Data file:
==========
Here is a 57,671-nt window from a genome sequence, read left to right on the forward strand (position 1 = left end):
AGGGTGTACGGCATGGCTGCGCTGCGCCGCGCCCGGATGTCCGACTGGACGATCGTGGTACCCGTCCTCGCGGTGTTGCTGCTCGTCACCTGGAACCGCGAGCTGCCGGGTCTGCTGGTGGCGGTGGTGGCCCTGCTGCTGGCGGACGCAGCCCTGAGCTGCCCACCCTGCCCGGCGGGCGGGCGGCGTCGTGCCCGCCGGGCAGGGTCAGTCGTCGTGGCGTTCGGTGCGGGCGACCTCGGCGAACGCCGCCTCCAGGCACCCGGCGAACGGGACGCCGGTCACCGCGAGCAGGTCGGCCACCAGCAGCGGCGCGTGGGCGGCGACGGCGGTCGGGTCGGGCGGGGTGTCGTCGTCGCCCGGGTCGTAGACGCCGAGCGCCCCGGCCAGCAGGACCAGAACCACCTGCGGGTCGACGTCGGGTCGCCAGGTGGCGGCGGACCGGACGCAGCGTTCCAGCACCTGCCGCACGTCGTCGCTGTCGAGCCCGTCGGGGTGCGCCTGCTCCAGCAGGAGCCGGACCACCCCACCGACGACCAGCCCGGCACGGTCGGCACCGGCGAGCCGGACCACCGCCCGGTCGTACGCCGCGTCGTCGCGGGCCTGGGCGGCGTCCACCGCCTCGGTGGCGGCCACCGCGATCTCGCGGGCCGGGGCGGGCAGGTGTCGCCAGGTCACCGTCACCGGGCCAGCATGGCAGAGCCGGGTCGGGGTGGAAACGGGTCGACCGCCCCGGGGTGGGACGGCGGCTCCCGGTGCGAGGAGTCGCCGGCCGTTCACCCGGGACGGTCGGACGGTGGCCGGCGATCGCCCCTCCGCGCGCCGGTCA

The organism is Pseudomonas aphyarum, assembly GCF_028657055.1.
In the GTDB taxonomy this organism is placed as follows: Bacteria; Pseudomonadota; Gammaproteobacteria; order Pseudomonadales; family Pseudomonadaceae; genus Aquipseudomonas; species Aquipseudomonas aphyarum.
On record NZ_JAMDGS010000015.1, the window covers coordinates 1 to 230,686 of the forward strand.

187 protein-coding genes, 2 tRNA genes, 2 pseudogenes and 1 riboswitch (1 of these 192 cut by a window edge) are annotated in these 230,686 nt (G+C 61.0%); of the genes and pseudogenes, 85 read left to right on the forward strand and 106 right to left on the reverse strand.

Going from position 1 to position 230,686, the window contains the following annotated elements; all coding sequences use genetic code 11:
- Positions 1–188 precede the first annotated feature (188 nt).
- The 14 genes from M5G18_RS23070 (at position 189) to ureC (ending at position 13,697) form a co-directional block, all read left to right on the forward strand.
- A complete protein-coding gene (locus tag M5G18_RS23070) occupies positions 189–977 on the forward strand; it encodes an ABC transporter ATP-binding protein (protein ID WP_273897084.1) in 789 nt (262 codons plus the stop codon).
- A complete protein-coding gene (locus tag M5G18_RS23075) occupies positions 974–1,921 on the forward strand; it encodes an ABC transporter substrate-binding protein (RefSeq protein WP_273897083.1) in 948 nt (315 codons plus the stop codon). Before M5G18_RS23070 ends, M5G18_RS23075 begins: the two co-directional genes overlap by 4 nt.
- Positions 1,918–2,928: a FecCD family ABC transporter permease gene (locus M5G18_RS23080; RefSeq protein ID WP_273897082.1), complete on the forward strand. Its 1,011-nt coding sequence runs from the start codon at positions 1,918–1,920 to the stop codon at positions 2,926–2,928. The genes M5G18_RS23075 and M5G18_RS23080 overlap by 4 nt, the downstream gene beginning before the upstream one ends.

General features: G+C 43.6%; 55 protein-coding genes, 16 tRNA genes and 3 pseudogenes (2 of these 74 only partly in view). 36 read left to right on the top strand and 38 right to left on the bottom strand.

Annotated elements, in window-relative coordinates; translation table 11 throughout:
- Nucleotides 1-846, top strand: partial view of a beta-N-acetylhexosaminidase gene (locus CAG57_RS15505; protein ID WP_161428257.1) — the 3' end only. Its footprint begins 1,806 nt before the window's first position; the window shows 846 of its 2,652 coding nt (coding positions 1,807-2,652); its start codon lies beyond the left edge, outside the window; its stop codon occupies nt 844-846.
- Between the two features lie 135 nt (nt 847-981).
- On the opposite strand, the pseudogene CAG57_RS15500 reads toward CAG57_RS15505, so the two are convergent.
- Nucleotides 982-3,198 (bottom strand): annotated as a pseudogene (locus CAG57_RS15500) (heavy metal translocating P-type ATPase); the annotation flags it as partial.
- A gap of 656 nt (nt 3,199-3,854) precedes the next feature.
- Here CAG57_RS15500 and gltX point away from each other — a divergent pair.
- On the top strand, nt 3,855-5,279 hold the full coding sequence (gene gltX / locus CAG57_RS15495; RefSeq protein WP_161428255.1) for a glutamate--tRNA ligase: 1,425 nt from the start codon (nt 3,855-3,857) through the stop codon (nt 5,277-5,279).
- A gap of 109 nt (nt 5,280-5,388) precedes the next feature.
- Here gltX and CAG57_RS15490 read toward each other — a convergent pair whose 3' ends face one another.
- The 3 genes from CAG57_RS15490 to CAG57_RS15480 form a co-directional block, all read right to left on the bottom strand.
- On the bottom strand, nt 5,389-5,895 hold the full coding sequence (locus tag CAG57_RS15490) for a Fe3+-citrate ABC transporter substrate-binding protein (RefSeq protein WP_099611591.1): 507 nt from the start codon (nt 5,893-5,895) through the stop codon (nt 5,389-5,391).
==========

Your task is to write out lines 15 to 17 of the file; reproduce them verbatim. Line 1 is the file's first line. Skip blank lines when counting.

- Nucleotides 1-846, top strand: partial view of a beta-N-acetylhexosaminidase gene (locus CAG57_RS15505; protein ID WP_161428257.1) — the 3' end only. Its footprint begins 1,806 nt before the window's first position; the window shows 846 of its 2,652 coding nt (coding positions 1,807-2,652); its start codon lies beyond the left edge, outside the window; its stop codon occupies nt 844-846.
- Between the two features lie 135 nt (nt 847-981).
- On the opposite strand, the pseudogene CAG57_RS15500 reads toward CAG57_RS15505, so the two are convergent.